Journal of Laboratory Physicians
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Year : 2017  |  Volume : 9  |  Issue : 2  |  Page : 145-147  

Role of multiplex polymerase chain reaction in diagnosing tubercular meningitis

Department of Microbiology, Kasturba Medical College, Manipal University, Manipal, Karnataka, India

Date of Submission03-May-2016
Date of Acceptance01-Jul-2016
Date of Web Publication7-Feb-2017

Correspondence Address:
Kiran Chawla
Profesor and Head of Microbiology, Kasturba Medical College, Manipal University, Manipal, Karnataka
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Source of Support: None, Conflict of Interest: None

DOI: 10.4103/0974-2727.199633

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Tuberculous meningitis (TBM) is one of the most serious manifestations of extrapulmonary tuberculosis. Timely and accurate diagnosis provides a favorable prognosis in patients with TBM. The study evaluated the use of multiplex polymerase chain reaction (PCR) in the diagnosis of TBM. A study was conducted on 74 patients clinically suspected with TBM. The cerebrospinal fluid (CSF) specimens were processed for smear microscopy, middle brook 7H9 culture, and multiplex PCR using primers directed against IS6110 gene and 38 kD protein for detection of Mycobacterium tuberculosis. The results were analyzed to assess the role of multiplex PCR in the diagnosis of TBM. A total of 26 (35.1%) patients were diagnosed with TBM. Microscopy was negative in all while culture was positive in two cases only. Comparing with clinical diagnosis and CSF adenosine deaminase levels of ≥10 U/L, multiplex PCR showed sensitivity, specificity, positive predictive value, and negative predictive value of 71.4%, 89.6%, 83.3%, and 81.2%, respectively, in the diagnosis of TBM.

Keywords: Culture, microscopy, polymerase chain reaction, tubercular meningitis

How to cite this article:
Berwal A, Chawla K, Vishwanath S, Shenoy VP. Role of multiplex polymerase chain reaction in diagnosing tubercular meningitis. J Lab Physicians 2017;9:145-7

How to cite this URL:
Berwal A, Chawla K, Vishwanath S, Shenoy VP. Role of multiplex polymerase chain reaction in diagnosing tubercular meningitis. J Lab Physicians [serial online] 2017 [cited 2019 Nov 18];9:145-7. Available from:

Tuberculosis (TB) is one of the major infectious causes of morbidity and mortality worldwide. Annually 1.8 million new cases of TB are seen in India, which accounts for one-fifth of new cases in the world, greater than in any other country.[1]Central nervous system (CNS) TB accounts for about 5% of all extrapulmonary TB, and tuberculous meningitis (TBM) is the most serious complication.[2] Nonspecific clinical presentation of TBM makes the diagnosis often difficult, and its paucibacillary nature has led researchers to develop newer methods of diagnosis. Conventional methods of TB diagnosis like smear microscopy and culture require 104–106 and 101–102 bacilli/mL of sample respectively, to give a positive result and are time-consuming.[3] Although confirmatory diagnosis of TBM can only be done by culturing the etiological agent, it still needs 101–102 bacilli/ mL of sample for the diagnostic yield and requires 2–4 weeks for the growth of Mycobacterium tuberculosis. Hence, a diagnostic method that has shorter turn-around time and at the same time has high sensitivity and specificity is therefore desirable.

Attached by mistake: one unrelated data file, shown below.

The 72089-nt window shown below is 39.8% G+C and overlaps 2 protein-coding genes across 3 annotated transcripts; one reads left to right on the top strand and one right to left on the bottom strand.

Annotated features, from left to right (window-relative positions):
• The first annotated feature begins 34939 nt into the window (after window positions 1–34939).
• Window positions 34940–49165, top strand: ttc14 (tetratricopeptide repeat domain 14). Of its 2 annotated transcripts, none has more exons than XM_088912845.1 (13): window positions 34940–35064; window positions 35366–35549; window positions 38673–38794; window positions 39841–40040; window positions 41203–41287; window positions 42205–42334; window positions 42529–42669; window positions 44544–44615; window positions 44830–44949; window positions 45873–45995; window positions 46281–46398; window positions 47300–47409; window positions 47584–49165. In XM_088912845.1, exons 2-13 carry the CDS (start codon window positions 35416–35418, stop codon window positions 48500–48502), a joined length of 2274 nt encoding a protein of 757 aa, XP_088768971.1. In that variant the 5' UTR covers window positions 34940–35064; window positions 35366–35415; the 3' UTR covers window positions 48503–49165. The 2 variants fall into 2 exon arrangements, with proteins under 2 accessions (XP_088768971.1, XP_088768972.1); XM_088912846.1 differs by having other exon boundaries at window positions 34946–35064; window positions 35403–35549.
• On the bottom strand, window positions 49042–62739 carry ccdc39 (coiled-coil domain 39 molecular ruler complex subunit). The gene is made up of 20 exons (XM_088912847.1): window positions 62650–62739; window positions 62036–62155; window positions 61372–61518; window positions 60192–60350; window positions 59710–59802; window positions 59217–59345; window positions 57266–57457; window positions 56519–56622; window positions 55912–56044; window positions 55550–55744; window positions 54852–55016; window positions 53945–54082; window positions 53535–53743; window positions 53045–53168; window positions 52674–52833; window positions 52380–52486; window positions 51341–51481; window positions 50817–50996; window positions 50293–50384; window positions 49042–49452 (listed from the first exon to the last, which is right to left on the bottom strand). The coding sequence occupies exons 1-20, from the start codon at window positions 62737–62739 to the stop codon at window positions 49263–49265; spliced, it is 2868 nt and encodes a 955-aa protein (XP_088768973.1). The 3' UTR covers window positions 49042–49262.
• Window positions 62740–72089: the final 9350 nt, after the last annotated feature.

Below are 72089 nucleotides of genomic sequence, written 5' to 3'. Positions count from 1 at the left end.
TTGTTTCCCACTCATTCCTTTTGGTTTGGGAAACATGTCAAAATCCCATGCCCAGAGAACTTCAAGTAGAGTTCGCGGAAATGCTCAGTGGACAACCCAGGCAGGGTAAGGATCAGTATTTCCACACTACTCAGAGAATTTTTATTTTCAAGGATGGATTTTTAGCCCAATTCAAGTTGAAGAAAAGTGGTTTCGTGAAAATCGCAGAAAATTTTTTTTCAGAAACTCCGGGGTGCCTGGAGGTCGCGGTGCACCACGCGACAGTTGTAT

Nucleic acid amplification tests represent a major advance in the diagnosis of TB. Various targets have been used for detecting mycobacterial DNA such as 65-KD heat shock protein, ribosomal RNA, and MPB64.[4] IS6110 has been proved to be a good target because of the presence of multiple copies of this insertion sequence (1–20) in most strains of M. tuberculosis complex.[5] However, the presence of occasional M. tuberculosis strains from India which lack IS6110 implies that relying only on IS6110-based polymerase chain reaction (PCR) is not advisable. In view of this, a study was planned to assess multiplex PCR using primers directed against IS6110 gene and 38 kD protein (specific for M. tuberculosis but less explored by others) for the detection of M. tuberculosis in cerebrospinal fluid (CSF) specimens in patients suspected with TBM.

A prospective study was conducted in a tertiary care center of South-Coastal Karnataka between August 2012 and July 2014. A total of 74 CSF samples from suspected cases of tubercular meningitis who were >15 years of age were included in the study and were processed for smear microscopy for acid-fast bacilli (AFB), culture and PCR for M. tuberculosis in the microbiology laboratory. Institutional Ethics Committee Clearance was obtained for conducting this study. The relevant clinical details of these patients were collected from case records. Diagnosis of TBM was made based on the following major and minor criteria as described by Kulkarni et al.[6]

Major criteria

(a) Clinically suspected patients with abnormal neurological signs and symptoms, for example, fever, neck stiffness, altered sensorium, and convulsions. (b) Positive CSF cytology and biochemical findings; pleocytosis (>10 leukocytes/mL), elevated protein concentration (>40 mg/dL), CSF glucose <60% of serum glucose and (c) Microbiologically positive (Ziehl–Neelsen smear positive for AFB or culture positive for M. tuberculosis and negative for other bacteria).

Minor criteria

(1) Close contact with a known case of active TB, (2) positive Mantoux skin test, (3) radiographic evidence of active TB at the extraneural site, (4) abnormal findings in computed tomography, and (5) clinical response to antitubercular drugs.

Based on above criteria, the patients were divided into three groups:

Group 1 (Definitive TBM group): Fulfilled major criteria A and B and any two of the minor criteria. Group 2 (Probable TBM group): Clinically suspected but do not fulfill two major and two minor criteria. Group 3 (Control group): Cases diagnosed with neurological pathology other than TBM.